This Thursday, strangely on the anniversary of no people’s anything that I can find, America’s fast food workers, we are told, will rise as one in cities across the nation to decry their meager wages and make the case that fast food employees deserve a minimum wage of $15 an hour. fastfoodforward.org tells us that “Raising pay for fast food workers will benefit workers and strengthen the overall economy.” Service Employees International Union’s web site tells us “I’ve told friends and family on Facebook about my “success story” with the Affordable Care Act, and several friends have emailed me for more information about how to sign up.” So priorities are fleeting. No doubt the ACA defacto mandated 29 hour work week will bring them round these parts again. There is a mention of support for Wal-Mart workers’ hope for higher pay on the home page, but no direct tie in to the fast food issue despite the New York Times mention of the SEIU’s backing.
Workers of any stripe can try their best to put a value on the fruits of their labor, but it’s hard to argue with the market as an arbiter of worth. People decide what they will part with for a service. That’s the market. To those who rail against the market, I paraphrase P.J. O’Rourke in saying that you might as well blame the bathroom scale for your weight. While “industry officials” say “only a small percentage of fast-food jobs pay the minimum wage and that those are largely entry-level jobs for workers under 25,” the truth is that fast food work requires a very low level of skill. The current rate for pressing the button that steams the burger filet, putting it in a bun with preset accoutrements is roughly two Big Macs per hour. A dollar value has been assigned that amount of skill pressed to action. Double that dollar amount. Does the skill pressed to action gain value? Of course not. Despite fastfoodforward.org’s claim that “Raising pay for fast food workers will benefit workers and strengthen the overall economy,” arbitrarily raising the dollar value for a quantity of work devalues the dollar and picks the pocket of anyone with a savings account. The better argument for benefiting the the “overall economy” would be to lower or eliminate the minimum wage.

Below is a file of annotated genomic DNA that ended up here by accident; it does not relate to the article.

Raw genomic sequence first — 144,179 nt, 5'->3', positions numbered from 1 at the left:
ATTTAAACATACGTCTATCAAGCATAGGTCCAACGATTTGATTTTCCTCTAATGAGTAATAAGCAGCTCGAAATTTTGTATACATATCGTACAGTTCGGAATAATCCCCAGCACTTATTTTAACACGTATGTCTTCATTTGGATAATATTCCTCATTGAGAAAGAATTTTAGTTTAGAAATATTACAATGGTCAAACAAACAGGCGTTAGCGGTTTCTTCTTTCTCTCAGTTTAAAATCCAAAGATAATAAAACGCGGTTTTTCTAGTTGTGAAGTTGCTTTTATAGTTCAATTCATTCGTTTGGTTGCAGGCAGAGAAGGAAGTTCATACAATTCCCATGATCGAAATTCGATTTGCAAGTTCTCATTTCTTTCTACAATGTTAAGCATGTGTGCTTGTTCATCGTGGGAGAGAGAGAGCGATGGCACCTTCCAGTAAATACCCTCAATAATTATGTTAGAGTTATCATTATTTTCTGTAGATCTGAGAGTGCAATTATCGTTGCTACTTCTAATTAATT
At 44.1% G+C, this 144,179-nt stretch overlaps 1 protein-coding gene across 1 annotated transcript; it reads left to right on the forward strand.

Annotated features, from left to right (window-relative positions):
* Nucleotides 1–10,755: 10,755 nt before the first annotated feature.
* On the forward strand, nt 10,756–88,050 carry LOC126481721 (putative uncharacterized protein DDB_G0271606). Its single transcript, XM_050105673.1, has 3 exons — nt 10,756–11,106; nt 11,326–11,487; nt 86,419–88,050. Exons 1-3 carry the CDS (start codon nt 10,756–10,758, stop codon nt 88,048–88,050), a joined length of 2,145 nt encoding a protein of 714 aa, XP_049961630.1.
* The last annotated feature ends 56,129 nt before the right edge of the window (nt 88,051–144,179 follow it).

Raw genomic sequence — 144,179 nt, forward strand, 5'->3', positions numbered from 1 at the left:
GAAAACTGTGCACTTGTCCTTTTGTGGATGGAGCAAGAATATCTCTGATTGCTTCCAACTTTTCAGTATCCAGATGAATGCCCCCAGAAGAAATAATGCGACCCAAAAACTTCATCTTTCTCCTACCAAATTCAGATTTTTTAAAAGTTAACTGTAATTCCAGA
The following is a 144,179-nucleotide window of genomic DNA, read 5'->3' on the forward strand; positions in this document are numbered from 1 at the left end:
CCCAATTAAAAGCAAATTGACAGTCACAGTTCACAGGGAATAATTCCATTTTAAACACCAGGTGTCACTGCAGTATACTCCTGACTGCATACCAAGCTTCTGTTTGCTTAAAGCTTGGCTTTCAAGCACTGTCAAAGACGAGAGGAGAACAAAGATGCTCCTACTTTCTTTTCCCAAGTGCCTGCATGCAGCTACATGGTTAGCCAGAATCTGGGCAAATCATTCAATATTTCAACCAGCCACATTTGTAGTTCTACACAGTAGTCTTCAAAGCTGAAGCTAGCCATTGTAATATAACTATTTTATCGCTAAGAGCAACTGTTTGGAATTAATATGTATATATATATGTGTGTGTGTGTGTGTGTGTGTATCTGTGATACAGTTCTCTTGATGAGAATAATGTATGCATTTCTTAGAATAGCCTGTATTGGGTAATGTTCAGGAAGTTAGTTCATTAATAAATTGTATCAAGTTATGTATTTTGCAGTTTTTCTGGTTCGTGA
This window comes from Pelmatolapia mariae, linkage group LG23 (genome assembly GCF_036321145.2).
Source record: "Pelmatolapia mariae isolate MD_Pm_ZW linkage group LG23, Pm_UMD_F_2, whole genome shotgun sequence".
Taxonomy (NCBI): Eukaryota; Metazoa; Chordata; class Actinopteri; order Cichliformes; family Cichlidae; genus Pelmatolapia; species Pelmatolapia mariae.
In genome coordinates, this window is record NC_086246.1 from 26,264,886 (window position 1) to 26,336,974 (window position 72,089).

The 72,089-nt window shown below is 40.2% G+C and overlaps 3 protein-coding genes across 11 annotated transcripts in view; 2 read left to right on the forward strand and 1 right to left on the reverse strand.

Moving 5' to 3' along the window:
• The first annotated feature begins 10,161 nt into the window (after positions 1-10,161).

The idea that a McDonald’s worker is underpaid for the work he does is hard to justify given the intense competition for fast food dollars. If french fry worker A was being paid $8 an hour to make fries at McDonald’s but was producing labor worth $15 an hour, surely Wendy’s would have stolen him for $12. Who wouldn’t buy a $15 dollar product for $12? Has he been offered even $10 by Burger King? The same can be said for the grossly underpaid Wal-Mart worker who has not been gobbled up by Target. fastfoodforward.org can claim “In America, people who work hard should be able to afford basic necessities like groceries, rent, childcare and transportation,” but you need to produce something worth more than the labor you sell. I’m as guilty as the next guy. I wrote this post. I mowed my lawn. I worked hard. I got nothing because if I don’t elicit demand, my labor is worth squat.
A final note particular to food service: I have seen talented line cook with chef potential after talented line cook with chef potential mortgage themselves to the hilt for culinary instruction. $40K in student loan debt is not unusual for an education that promises little more than a line cook position with the carrot of an exec position hanging in reach of the brilliant, but in mockery of the majority. Theater majors have better prospects than culinary students. Why anyone would attend culinary school when chefs of all skill levels are willing to pay them to train on the job is beyond me. But they keep coming, and the labor market is such that most fine dining restaurants in the Birmingham market have such a glut of capable and trained line cooks that the grill can be expected to distinguish med rare from rare during dinner rush, the saute can be counted on to de-bone and otherwise prep fish and veg, and apps pumps out salads with dressings made to order and with the exception of one or two salaried positions, no one makes more that $12-$14 an hour. Ask a Taco Bell employee to make mirepoix. Ask him what mirepoix is. Unbalance that labor market and I can’t fathom how much it costs to have “fries with that.”